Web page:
Yesterday This week, I went on a media tour to Angono, Rizal, touted to be the “Art Capital of the Philippines.”
Angono has produced two National Artists, namely Carlos “Botong” Francisco (for visual art) and Lucio San Pedro (for music), and several well-known artists such as Nemiranda, the Blanco family of painters, and Perdigon. In recent years, younger generations of artists have emerged in Angono and art galleries and studios are a familiar sight in this municipality.
The subject of our tour was Angono’s most famous son, Botong Francisco, best known for his sprawling murals (some up to 200 feet!) that are a familiar sight to Filipinos as a lot of them are displayed in prominent institutions. His masterpieces, which depict historical scenes and Filipino communities, include the Malacañang mural “Fiesta”, “Blood Compact” (Yuchengco Museum / RCBC Building), “First Mass at Limasawa” (National Museum), “The Martyrdom of Rizal” (Fort Santiago), and “Stations of the Cross” (Far Eastern University).
Vibal Foundation is coming up with a new addition to its Art Series — a book on Botong entitled The Life and Art of Botong Francisco, edited by art historian Patrick Flores, with essays by D.M. Reyes, Alice Guillermo, Roberto Paulino, and Ino Manalo.
To start off the tour, we went around Botong’s atelier, which was shown to us by Botong’s grandson Carlos Gil “Totong” V. Francisco II (who writes the afterword for the Botong book. His father is Botong’s son, Rodolfo V. Francisco), who has followed in his grandfather’s footsteps as a painter (apparently everyone in the family has the inclination for visual arts), although his works are abstract expressionism. He has his own gallery in Angono.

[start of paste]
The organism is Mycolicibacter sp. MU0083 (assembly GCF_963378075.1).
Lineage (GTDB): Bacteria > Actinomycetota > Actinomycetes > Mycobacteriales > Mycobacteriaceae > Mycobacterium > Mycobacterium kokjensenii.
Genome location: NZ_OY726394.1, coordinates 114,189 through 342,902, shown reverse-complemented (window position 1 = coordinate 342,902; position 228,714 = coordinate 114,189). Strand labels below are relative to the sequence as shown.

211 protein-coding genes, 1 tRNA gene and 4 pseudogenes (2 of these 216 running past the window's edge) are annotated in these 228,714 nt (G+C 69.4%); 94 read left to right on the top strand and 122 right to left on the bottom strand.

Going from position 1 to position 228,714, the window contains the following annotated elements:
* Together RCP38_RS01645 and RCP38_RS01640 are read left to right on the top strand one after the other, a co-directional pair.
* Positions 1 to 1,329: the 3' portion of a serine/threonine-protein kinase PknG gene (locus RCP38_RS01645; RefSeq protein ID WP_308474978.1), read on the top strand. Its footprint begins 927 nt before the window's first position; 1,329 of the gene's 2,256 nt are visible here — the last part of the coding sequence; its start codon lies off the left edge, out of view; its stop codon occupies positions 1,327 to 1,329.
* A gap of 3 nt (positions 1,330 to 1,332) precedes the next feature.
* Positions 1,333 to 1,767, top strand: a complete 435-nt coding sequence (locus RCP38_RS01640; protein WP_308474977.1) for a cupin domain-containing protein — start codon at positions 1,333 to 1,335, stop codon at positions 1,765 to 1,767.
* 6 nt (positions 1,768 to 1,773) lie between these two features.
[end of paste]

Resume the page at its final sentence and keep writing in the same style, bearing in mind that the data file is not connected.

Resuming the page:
Botong’s atelier showcases Botong’s personal effects, such as his drafting table, his old footstool, his books, and even a row of shoes. I found out that Botong was an eclectic collector of magazines (including National Geographic magazines), hats, walking sticks, and even wartime artifacts.
Botong’s various awards and recognitions, including his National Artist certificate and medal) are also on display, as well as framed photographs taken by photographer Dick Baldovino.
an unfinished canvas on Botong’s easel, wooden palettes and Botong’s footstool
Botong’s drafting table
Botong’s National Geographic collection
Botong’s shoes, size 7
Sadly, since most of Botong’s work was commissioned, there are no works on display at the atelier, just pencil drawings and watercolor studies, and an unfinished canvas.
Botong’s atelier is undergoing renovation in fits and starts because of the lack of funds, as it is being done through the efforts of the family and a little help from the local government. As much as the family would want to get the renovation completed, they are reluctant to share the jurisdiction over Botong’s estate with the national government as they would like to keep the decisions within the family.
I find this really sad as I feel that the family should get the financial support for the construction of the atelier without having to give up their authority on Botong. They’re the family, after all and the decisions should be left up to them. The family is forced by necessity to sell what little is left (with the family) of Botong’s works — the pencil drawings and watercolor studies — to be able to amass funds for the ongoing renovation.